Ryan Kalish, OF
Kalish is now hitting a combined .367/.475/.673 in 2012 across three levels. It might be safe to say that there's nothing wrong with his timing, despite the lengthy layoff from playing.
Kalish switched places with Jason Repko recently, with Repko hitting the 60-day DL and Kalish taking his spot on the 40-man roster. It was a clean way of putting Kalish in a position to stay at Pawtucket and continue his development -- remember, he wasn't pressed into action in the majors in 2010 because he was ready -- while also allowing the Red Sox the option of calling him up if they need him, while only needing to deal with the clutter of the 25-man roster to do so.
He's hitting for power, not striking out overly much, and drawing plenty of walks. He's been an absolute force at the plate, and that's an encouraging sign from a player who lost nearly all of 2011 to injury.
Lars Anderson, 1B/LF
Things didn't go so well for Lars Anderson in the majors once again, but he's looked good at Pawtucket after a slow start to the season. He hit just .255/.358/.400 in April, but has turned things up as of late with an 845 OPS in May, and an 1117 showing to this point in June. Seven of his eight homers have come in his last 149 at-bats, he's drawing walks, and while the batting average isn't there, it likely never will be.
He might not have room in a Red Sox system that is loaded with outfielders, and Boston already has their first baseman of the future locked up well past the point the team has control of Anderson, but the fact he's hitting at Pawtucket -- finally -- is a good sign. Last year, the Athletics nearly took him in a deadline deal to get Rich Harden in Boston, and you would think that this time around, if he's still performing in July, someone will be even more likely to try to pluck him from Pawtucket.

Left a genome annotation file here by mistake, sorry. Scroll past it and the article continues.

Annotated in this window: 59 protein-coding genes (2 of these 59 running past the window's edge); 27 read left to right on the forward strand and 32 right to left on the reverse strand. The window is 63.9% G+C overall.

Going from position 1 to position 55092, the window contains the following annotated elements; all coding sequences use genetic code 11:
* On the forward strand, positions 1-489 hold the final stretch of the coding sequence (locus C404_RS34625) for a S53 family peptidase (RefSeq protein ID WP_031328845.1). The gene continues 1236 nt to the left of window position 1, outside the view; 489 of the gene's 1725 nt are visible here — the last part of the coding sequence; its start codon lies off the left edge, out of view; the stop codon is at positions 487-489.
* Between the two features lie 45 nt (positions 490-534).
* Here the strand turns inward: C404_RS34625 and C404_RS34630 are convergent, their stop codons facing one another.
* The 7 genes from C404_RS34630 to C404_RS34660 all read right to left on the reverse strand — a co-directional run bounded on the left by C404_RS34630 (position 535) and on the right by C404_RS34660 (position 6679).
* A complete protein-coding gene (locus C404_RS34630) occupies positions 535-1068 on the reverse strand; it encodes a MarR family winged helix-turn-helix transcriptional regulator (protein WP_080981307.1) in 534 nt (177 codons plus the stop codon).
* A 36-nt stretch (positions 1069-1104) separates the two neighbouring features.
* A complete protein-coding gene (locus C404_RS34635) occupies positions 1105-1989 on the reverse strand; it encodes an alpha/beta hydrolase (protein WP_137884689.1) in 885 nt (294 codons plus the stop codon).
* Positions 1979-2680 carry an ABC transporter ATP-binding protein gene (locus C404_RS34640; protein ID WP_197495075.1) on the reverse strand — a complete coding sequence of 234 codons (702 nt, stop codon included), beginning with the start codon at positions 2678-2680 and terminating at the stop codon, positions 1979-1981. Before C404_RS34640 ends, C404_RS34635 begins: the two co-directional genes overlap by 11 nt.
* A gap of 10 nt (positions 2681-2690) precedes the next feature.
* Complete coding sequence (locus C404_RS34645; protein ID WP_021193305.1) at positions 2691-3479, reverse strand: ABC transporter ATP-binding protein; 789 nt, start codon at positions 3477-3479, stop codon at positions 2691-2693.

Expect Anderson to be part of a package deal before this year's trade deadline, as he almost was in 2011. Even if the Red Sox think he can become something, there isn't much in the way of room for him to do so for an organization loaded up at every position he could potentially handle.
Alex Wilson, RP
Wilson has thrown 24 innings as a reliever, and the righty has seen nothing but success in the role. He's logged 25 punch outs in those 24 frames, walked just seven batters, and has yet to give up a homer. While his seasonal ERA is 3.58, in his time in relief, he's at 2.63.
Wilson has projected as a reliever ever since he was at college, but the Red Sox like to give arms like this a shot at starting, for two reasons. The first is that it's always worth checking to see if yes, a pitcher actually should relieve rather than start, as their mechanics might become more consistent, or they might develop that third pitch. Second, starting means more innings in the minors, and more experience before heading to the majors. Wilson might relieve forever in the bigs once he gets there, but he ended up with over 300 innings in just three years time by pitching in minor-league rotations rather than out of bullpens.
Boston's stacked pen -- and the presence of Clayton Mortensen, Junichi Tazawa, and now, as long as he's on the mound, Mark Prior -- means that there's no rush for Wilson to head to the Red Sox just yet. He'll have his chance, though, especially if he keeps throwing heat and quality sliders out of the pen.